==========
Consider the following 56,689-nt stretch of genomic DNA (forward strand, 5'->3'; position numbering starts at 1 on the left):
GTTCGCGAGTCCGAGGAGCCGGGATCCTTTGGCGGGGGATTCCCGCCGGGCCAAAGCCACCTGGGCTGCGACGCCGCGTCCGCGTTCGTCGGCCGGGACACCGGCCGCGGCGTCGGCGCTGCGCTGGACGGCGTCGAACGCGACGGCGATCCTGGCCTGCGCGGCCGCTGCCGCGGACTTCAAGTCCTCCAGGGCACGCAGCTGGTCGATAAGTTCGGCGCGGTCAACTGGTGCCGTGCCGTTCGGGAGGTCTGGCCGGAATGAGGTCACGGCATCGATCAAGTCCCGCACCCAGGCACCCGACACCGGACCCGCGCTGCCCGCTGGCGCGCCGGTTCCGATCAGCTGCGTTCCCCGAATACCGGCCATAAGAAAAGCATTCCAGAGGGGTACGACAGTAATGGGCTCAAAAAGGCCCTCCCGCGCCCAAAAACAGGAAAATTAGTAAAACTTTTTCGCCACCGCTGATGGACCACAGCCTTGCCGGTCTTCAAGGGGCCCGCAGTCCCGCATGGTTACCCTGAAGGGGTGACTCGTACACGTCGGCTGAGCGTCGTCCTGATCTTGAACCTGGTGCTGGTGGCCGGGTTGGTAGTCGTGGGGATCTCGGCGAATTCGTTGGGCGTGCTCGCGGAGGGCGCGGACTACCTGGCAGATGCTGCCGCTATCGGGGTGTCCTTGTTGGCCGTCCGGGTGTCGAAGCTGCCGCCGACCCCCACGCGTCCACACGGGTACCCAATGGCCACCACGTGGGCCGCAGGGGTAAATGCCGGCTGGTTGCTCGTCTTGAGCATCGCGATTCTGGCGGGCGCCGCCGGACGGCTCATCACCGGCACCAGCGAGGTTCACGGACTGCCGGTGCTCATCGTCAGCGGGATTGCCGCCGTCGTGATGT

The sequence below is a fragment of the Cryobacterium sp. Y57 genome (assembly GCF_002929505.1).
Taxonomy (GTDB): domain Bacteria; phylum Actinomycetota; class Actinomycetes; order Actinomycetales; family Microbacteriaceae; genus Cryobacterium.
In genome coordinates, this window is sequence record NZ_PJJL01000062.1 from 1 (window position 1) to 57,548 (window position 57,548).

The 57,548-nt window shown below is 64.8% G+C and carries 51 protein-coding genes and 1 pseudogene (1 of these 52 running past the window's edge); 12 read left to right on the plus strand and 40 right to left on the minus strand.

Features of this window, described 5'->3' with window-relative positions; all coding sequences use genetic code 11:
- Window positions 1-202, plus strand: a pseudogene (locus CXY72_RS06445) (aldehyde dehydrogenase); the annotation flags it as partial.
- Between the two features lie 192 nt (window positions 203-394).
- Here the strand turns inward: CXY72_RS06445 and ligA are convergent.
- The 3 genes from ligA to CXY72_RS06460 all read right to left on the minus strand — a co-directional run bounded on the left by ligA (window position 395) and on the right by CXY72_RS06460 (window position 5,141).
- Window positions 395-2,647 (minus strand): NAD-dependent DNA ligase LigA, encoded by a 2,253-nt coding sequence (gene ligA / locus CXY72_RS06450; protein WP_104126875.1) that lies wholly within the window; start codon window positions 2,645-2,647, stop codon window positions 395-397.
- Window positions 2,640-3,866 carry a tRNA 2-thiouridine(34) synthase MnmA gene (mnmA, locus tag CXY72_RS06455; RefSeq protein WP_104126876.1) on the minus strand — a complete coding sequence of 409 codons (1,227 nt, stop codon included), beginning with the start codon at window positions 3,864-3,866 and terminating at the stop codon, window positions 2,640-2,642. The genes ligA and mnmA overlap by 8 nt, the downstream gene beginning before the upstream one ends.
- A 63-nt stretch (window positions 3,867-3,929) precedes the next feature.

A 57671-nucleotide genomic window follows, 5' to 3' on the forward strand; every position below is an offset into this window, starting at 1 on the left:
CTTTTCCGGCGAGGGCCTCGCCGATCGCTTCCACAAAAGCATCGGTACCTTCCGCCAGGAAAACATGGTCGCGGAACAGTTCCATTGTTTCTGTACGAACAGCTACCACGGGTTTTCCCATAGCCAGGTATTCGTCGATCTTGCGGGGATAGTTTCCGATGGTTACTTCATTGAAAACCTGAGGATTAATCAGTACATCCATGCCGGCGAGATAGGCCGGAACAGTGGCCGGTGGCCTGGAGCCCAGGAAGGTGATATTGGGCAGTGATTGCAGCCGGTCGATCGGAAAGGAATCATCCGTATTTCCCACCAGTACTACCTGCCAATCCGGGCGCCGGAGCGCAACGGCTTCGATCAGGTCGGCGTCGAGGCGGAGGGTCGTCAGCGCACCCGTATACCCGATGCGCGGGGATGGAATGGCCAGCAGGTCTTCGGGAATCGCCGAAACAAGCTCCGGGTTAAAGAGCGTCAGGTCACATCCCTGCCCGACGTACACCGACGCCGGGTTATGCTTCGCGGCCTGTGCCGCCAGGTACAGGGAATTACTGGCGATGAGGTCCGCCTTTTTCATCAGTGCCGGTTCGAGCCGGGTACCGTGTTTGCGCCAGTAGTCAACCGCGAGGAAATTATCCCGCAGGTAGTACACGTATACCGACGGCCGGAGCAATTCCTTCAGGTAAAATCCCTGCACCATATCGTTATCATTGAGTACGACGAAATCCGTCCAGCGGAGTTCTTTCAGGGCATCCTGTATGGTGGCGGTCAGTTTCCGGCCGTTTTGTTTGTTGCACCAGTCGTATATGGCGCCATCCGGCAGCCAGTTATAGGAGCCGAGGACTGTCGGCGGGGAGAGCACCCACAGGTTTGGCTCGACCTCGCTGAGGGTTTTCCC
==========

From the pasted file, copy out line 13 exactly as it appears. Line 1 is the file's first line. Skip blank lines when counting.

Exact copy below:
- Window positions 2,640-3,866 carry a tRNA 2-thiouridine(34) synthase MnmA gene (mnmA, locus tag CXY72_RS06455; RefSeq protein WP_104126876.1) on the minus strand — a complete coding sequence of 409 codons (1,227 nt, stop codon included), beginning with the start codon at window positions 3,864-3,866 and terminating at the stop codon, window positions 2,640-2,642. The genes ligA and mnmA overlap by 8 nt, the downstream gene beginning before the upstream one ends.